BSA Decisions Ngā Whakatau a te Mana Whanonga Kaipāho

All BSA's decisions on complaints 1990-present

Schwabe and Television New Zealand Ltd - 2002-013

Members
  • P Cartwright (Chair)
  • B Hayward
  • R Bryant
  • J H McGregor
Dated
Complainant
  • Paul Schwabe
Number
2002-013
Programme
Assignment
Channel/Station
TV One

Complaint
Assignment – preview of following week’s item of state of New Zealand railways – interviewees use words "bugger" and "shit-house" – breach of good taste and decency

Findings
S.4(1)(a) – language acceptable in context – no uphold

This headnote does not form part of the decision.


Summary

[1] The closing segment of Assignment broadcast on TV One on 18 October 2001 at 8.30pm previewed an item to be broadcast the following week about the state of New Zealand’s railways. One of the interviewees used the word "bugger" and another used the word "shit-house".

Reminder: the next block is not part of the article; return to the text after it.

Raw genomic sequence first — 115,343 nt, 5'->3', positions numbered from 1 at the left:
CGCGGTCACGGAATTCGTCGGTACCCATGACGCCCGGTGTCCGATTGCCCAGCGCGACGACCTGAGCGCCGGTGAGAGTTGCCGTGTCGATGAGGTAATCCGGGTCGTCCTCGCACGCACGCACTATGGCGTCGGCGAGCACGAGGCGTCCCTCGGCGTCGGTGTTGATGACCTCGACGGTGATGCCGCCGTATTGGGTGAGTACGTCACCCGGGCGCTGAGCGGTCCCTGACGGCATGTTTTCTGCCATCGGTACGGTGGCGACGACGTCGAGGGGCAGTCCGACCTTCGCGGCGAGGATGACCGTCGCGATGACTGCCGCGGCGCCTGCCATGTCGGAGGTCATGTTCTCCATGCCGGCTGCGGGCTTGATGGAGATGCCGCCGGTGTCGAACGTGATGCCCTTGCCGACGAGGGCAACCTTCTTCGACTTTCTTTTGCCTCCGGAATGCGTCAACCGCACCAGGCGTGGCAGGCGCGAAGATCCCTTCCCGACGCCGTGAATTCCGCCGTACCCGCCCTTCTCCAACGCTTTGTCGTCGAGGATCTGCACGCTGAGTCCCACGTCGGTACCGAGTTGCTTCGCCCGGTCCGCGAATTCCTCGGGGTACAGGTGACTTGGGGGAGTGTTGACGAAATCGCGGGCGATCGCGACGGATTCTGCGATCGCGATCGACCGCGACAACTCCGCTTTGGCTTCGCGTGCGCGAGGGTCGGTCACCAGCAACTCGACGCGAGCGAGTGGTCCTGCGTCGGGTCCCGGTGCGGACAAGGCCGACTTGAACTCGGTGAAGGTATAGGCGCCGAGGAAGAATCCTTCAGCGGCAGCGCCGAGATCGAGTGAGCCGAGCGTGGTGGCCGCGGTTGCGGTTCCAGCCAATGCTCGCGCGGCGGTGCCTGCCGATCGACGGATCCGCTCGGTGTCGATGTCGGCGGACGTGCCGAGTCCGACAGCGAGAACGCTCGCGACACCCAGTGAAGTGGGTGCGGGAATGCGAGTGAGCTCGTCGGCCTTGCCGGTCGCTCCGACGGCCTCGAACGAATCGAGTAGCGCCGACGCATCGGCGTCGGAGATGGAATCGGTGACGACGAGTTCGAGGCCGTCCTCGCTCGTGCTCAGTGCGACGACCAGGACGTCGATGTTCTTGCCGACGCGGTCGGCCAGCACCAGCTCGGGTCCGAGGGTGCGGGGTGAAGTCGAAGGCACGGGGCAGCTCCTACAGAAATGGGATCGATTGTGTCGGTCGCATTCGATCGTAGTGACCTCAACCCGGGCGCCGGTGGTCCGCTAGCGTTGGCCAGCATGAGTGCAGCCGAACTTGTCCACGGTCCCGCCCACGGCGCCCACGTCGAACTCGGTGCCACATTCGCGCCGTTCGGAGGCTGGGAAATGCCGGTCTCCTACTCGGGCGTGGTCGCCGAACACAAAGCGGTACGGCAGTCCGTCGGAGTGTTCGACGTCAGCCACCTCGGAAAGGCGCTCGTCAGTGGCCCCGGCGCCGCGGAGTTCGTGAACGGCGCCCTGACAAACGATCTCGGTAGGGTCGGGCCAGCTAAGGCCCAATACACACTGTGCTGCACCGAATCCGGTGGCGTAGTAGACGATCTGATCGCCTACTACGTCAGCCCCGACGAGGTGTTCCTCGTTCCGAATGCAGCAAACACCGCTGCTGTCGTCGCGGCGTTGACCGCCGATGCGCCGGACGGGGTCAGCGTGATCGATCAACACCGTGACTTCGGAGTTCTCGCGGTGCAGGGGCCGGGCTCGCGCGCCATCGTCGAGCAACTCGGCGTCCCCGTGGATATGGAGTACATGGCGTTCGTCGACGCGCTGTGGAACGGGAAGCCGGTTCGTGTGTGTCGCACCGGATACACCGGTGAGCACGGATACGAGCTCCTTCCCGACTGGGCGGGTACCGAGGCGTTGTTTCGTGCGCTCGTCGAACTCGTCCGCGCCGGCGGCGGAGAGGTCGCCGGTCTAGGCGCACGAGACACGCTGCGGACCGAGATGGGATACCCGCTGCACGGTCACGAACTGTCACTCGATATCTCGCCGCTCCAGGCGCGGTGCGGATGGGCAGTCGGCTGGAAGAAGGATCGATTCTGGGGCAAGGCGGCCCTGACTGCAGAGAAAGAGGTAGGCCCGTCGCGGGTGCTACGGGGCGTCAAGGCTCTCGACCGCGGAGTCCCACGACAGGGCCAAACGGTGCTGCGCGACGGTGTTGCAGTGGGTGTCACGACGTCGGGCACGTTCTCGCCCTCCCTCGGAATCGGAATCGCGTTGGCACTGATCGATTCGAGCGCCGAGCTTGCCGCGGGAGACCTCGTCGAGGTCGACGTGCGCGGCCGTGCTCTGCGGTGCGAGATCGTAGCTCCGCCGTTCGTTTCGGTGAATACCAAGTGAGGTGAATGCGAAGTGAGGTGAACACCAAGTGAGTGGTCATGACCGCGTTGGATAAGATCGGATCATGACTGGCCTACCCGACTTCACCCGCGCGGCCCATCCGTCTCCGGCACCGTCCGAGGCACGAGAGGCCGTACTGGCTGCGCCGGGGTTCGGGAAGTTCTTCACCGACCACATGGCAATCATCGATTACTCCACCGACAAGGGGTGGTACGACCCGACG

[2] Paul Schwabe complained to Television New Zealand Ltd, the broadcaster, that the broadcast of the language was "deliberate gutter television" and contrary to good taste and decency.

[3] Declining to uphold the complaint, TVNZ responded that to "sanitise" the way members of the public expressed themselves would risk distorting their views, and would fail to take into account the right to freedom of expression in s.14 of the Bill of Rights Act 1990.

[4] Dissatisfied with TVNZ’s response, Mr Schwabe referred the complaint to the Broadcasting Standards Authority under s.8(1)(a) of the Broadcasting Act 1989.

For the reasons below, the Authority declines to uphold the complaint.

Decision

[5] The members of the Authority have viewed a tape of the item complained about, and have read the correspondence listed in the Appendix. The Authority determines the complaint without a formal hearing.